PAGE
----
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Does a Project Manager Have to Look Good?

well-dressed-project-managerIf you are anything like me then the clothes you wear to work aren’t at the top of your list of priorities. I was used to wearing any old thing as I had previously worked in a job which had me hidden away from public view and on my own most of the day.

It was only after a couple of months as a project manager that I noticed that the other project managers around me were all smartly dressed. At this point I realised that image is a big thing in this role and that it was time to make more of an effort. I think that some of my colleagues didn’t even recognise me when I turned up with a dapper suit on the next week but I discovered some good reasons for making the effort to look good.

Make a Good Impression

When you meet stakeholders or business users for the first time they probably pay some attention to how you look. As the leader of their project you will want to appear professional and trustworthy. I know that it sounds a bit shallow to base this on your clothes but you might be surprised to see how many think this way. If you think about it, a project manager who turns up with crumpled and dirty clothes on probably looks like someone who just stumbled out of bed and therefore isn’t exactly on top of the game. If you look good people tend to think that you are a good worker, it is as simple as that.

Feel Good

It was only as I started to pay more attention to my clothing that I noticed that looking smart made me feel better. It does genuinely make a difference when you turn up at your office with a nice suit on, with a pair of shiny cufflinks and a whiff of expensive aftershave lingering around you. I was amazed at how big a difference it made to my attitude. If you are fairly new to the role and sometimes feel a bit awkward or out of place at things like meetings then looking good could help you feel better about yourself.

Stay Comfortable

I think I mentioned in another post that I ended up working in Spain for a while. This was when I had got into the habit of wearing smarter clothes to work. The problem is that I was sent to a place in the south of the country in August. It was so hot that I nearly melted on my first day there and even the little ventilator fan whirling round on my desk did little to alleviate my suffering. On the second day I sneaked a glance around at the other people working there and noticed that the guys were all wearing short sleeve shirts and had long discarded their jackets and ties. The point I am trying to make here is that you need to be comfortable as well as look good. If you are in a hot office you need to adapt to that and if you are in a cold one you need to make the appropriate changes. You might look good with the full outfit on but you won’t be as effective or as impressive in your role if you are suffering as much as I did in Spain.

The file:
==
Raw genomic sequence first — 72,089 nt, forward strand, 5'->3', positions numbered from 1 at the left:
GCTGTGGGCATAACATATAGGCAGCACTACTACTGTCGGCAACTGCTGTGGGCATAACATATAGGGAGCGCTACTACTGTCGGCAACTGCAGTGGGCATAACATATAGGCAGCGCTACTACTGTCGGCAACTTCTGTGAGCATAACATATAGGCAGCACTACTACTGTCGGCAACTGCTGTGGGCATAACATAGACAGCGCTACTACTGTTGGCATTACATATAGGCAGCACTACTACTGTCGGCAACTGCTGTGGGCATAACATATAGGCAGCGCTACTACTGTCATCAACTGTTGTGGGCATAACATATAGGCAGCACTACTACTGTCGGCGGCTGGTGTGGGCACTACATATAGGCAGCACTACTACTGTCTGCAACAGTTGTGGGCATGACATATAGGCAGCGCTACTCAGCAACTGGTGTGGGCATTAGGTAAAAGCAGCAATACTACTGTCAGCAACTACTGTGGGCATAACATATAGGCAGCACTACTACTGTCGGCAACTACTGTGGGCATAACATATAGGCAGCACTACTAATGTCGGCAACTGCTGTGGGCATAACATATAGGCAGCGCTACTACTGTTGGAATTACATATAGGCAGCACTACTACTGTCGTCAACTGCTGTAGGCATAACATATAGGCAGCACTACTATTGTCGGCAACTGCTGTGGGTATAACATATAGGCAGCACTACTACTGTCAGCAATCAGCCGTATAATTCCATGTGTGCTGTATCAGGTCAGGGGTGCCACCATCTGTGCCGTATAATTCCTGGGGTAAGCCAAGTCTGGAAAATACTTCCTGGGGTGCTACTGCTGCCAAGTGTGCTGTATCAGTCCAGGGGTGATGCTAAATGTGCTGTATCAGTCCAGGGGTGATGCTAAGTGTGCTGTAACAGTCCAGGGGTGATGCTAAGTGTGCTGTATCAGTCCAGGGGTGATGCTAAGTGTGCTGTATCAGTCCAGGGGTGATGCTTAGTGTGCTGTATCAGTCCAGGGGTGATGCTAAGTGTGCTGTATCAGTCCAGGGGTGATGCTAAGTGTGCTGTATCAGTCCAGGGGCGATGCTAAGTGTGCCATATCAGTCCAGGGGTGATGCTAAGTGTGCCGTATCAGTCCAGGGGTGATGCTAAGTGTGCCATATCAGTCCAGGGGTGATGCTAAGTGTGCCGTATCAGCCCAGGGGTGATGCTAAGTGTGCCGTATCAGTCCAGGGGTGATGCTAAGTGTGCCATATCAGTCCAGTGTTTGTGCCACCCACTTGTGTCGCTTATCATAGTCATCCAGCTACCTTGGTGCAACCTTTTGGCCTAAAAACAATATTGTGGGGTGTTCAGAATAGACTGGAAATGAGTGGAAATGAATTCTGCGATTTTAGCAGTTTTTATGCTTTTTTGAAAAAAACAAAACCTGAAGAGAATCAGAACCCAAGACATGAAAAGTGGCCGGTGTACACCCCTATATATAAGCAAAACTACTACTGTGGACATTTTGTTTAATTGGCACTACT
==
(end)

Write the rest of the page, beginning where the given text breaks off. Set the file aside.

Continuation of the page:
Follow the Corporate Image

Since I have started on a bit of globetrotting here I might as well take a wander over to Belfast for this one. A few years after my spell on the Iberian Peninsula I ended up working in Northern Ireland on a job in a bank. This was in a year when Belfast got hit by a surprising heat wave and we were stuck in a tiny office which didn’t even have any of those feeble little fans I had gotten used to. Of course, being a man of the world I now knew the drill and I went in one day with my short sleeved shirt and without a tie. I had kind of expected other people to follow my example and at least take off their ties but after a couple of hours everyone else was still suffering in silence without loosening a single button. I eventually said to my boss that it would be good if everyone could follow my example and dress a bit less formally while the heat wave lasted. He gave me a withering look and said that they were following the bank’s dress code and that I, on the other hand, wasn’t.  It pays to check how relaxed your employer is about their dress code before you do what I did.

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